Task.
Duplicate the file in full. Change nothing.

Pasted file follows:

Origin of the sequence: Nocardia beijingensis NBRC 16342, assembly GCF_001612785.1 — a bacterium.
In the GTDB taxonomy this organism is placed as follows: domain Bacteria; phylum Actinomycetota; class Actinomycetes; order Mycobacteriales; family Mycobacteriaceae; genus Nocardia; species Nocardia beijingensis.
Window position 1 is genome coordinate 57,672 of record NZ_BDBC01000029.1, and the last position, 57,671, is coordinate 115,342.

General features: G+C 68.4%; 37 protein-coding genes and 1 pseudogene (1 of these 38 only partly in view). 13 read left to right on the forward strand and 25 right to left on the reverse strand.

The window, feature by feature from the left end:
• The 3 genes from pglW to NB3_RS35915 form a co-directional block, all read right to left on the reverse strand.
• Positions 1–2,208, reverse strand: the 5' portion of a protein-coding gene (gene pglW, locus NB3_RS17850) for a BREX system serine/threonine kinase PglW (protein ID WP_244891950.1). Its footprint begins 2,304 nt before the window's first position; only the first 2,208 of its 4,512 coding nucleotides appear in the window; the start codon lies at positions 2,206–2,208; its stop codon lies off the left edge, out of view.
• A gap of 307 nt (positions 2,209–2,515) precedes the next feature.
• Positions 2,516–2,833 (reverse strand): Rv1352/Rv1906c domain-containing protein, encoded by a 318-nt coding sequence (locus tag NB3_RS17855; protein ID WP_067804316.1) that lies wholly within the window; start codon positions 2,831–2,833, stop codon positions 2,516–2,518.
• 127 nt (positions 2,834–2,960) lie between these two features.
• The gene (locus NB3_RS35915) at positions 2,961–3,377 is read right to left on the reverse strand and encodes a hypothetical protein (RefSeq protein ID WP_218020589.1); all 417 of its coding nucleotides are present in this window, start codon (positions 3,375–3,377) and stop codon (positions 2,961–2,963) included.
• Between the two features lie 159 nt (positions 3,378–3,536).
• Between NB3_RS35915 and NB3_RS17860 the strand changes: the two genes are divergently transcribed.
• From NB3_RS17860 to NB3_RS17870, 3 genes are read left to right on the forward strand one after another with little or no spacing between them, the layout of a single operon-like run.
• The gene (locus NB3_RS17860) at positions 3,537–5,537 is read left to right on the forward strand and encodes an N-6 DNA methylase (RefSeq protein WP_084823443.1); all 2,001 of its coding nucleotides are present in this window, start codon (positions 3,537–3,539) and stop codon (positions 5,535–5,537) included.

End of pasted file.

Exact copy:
Origin of the sequence: Nocardia beijingensis NBRC 16342, assembly GCF_001612785.1 — a bacterium.
In the GTDB taxonomy this organism is placed as follows: domain Bacteria; phylum Actinomycetota; class Actinomycetes; order Mycobacteriales; family Mycobacteriaceae; genus Nocardia; species Nocardia beijingensis.
Window position 1 is genome coordinate 57,672 of record NZ_BDBC01000029.1, and the last position, 57,671, is coordinate 115,342.

General features: G+C 68.4%; 37 protein-coding genes and 1 pseudogene (1 of these 38 only partly in view). 13 read left to right on the forward strand and 25 right to left on the reverse strand.

The window, feature by feature from the left end:
• The 3 genes from pglW to NB3_RS35915 form a co-directional block, all read right to left on the reverse strand.
• Positions 1–2,208, reverse strand: the 5' portion of a protein-coding gene (gene pglW, locus NB3_RS17850) for a BREX system serine/threonine kinase PglW (protein ID WP_244891950.1). Its footprint begins 2,304 nt before the window's first position; only the first 2,208 of its 4,512 coding nucleotides appear in the window; the start codon lies at positions 2,206–2,208; its stop codon lies off the left edge, out of view.
• A gap of 307 nt (positions 2,209–2,515) precedes the next feature.
• Positions 2,516–2,833 (reverse strand): Rv1352/Rv1906c domain-containing protein, encoded by a 318-nt coding sequence (locus tag NB3_RS17855; protein ID WP_067804316.1) that lies wholly within the window; start codon positions 2,831–2,833, stop codon positions 2,516–2,518.
• 127 nt (positions 2,834–2,960) lie between these two features.
• The gene (locus NB3_RS35915) at positions 2,961–3,377 is read right to left on the reverse strand and encodes a hypothetical protein (RefSeq protein ID WP_218020589.1); all 417 of its coding nucleotides are present in this window, start codon (positions 3,375–3,377) and stop codon (positions 2,961–2,963) included.
• Between the two features lie 159 nt (positions 3,378–3,536).
• Between NB3_RS35915 and NB3_RS17860 the strand changes: the two genes are divergently transcribed.
• From NB3_RS17860 to NB3_RS17870, 3 genes are read left to right on the forward strand one after another with little or no spacing between them, the layout of a single operon-like run.
• The gene (locus NB3_RS17860) at positions 3,537–5,537 is read left to right on the forward strand and encodes an N-6 DNA methylase (RefSeq protein WP_084823443.1); all 2,001 of its coding nucleotides are present in this window, start codon (positions 3,537–3,539) and stop codon (positions 5,535–5,537) included.